/**
 * 
 */
package com.dineshonjava.sba;

import java.util.List;

import org.springframework.beans.factory.annotation.Autowired;
import org.springframework.boot.actuate.endpoint.AbstractEndpoint;
import org.springframework.boot.actuate.endpoint.Endpoint;
import org.springframework.stereotype.Component;

/**
 * @author Dinesh.Rajput
 *
 */
@Component
@SuppressWarnings("rawtypes")
public class MyListEndpoints extends AbstractEndpoint<List<Endpoint>>{
 
 List<Endpoint> endpoints;
 
 @Autowired
    public MyListEndpoints(List<Endpoint> endpoints) {
        super("myListEndpoints");
        this.endpoints = endpoints;
    }
 
 @Override
 public List<Endpoint> invoke() {
  return this.endpoints;
 }

}

Here’s how the output will look like:
When you implement the above class, there will be a new endpoint “myListEndpoints” will be registered and exposed to the users. The output will be:
http://localhost:8080/myListEndpoints
[
{
id: "myCustomEndpoint",
enabled: true,
sensitive: true
},
{
id: "mappings",
sensitive: true,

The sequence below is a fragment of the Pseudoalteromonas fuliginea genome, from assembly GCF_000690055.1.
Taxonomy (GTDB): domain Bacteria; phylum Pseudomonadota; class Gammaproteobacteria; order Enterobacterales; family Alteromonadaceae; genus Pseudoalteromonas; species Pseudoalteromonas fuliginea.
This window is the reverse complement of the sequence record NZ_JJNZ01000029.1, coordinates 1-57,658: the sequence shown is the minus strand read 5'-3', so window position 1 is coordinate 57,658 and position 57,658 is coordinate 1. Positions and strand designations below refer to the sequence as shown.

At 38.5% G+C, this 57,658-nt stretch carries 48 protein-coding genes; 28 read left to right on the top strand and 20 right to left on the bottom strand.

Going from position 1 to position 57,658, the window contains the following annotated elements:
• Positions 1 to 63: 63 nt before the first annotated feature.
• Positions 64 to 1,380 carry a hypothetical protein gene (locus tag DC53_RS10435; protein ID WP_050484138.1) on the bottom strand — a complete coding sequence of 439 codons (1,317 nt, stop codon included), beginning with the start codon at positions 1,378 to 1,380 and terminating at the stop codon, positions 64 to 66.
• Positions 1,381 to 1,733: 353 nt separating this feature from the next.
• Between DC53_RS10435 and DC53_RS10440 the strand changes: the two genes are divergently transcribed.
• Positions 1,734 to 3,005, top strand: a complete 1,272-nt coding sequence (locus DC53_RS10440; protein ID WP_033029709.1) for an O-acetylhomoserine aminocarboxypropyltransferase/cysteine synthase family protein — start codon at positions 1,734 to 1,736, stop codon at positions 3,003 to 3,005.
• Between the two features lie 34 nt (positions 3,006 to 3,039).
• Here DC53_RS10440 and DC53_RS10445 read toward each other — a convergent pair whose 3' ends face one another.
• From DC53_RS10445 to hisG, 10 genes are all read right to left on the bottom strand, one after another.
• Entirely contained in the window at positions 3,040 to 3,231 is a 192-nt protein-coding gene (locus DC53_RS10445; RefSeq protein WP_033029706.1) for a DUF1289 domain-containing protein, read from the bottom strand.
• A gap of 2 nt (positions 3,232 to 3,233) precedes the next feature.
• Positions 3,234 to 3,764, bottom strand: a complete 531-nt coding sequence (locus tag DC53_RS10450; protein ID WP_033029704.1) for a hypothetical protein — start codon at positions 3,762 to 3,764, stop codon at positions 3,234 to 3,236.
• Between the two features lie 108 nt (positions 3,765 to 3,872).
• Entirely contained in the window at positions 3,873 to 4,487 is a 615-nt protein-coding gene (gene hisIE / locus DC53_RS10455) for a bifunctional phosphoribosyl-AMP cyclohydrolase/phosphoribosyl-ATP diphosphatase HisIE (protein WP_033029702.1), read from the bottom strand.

enabled: true
},
{
id: "env",
sensitive: true,
enabled: true
},
{
id: "health",
sensitive: false,
enabled: true,
timeToLive: 1000
},
{
id: "beans",
sensitive: true,
enabled: true
},
{
id: "info",
sensitive: false,
enabled: true
},
{
id: "metrics",
sensitive: false,
enabled: true
},
{
id: "trace",
sensitive: true,
enabled: true
},
{
id: "dump",
sensitive: true,
enabled: true
},
{
id: "autoconfig",
sensitive: true,
enabled: true
},
{
id: "shutdown",
sensitive: true,
enabled: false
},
{
id: "configprops",
sensitive: true,
enabled: true
}
]

7. Actuator Example application
In this section we will make the application which have all required configuration. For creating the application we have used here Spring Boot Web Initializr with Maven Build and following dependencies in pom.xml.
<?xml version="1.0" encoding="UTF-8"?>
<project xmlns="http://maven.apache.org/POM/4.0.0" xmlns:xsi="http://www.w3.org/2001/XMLSchema-instance"
 xsi:schemaLocation="http://maven.apache.org/POM/4.0.0 http://maven.apache.org/xsd/maven-4.0.0.xsd">
 <modelVersion>4.0.0</modelVersion>

 <groupId>com.dineshonjava.sba</groupId>
 <artifactId>SpringBootActuator</artifactId>
 <version>0.0.1-SNAPSHOT</version>
 <packaging>jar</packaging>

 <name>SpringBootActuator</name>
 <description>SpringBootActuator project for Spring Boot Actuator</description>

 <parent>
  <groupId>org.springframework.boot</groupId>
  <artifactId>spring-boot-starter-parent</artifactId>
  <version>1.4.0.RELEASE</version>
  <relativePath/> <!-- lookup parent from repository -->
 </parent>

 <properties>
  <project.build.sourceEncoding>UTF-8</project.build.sourceEncoding>
  <project.reporting.outputEncoding>UTF-8</project.reporting.outputEncoding>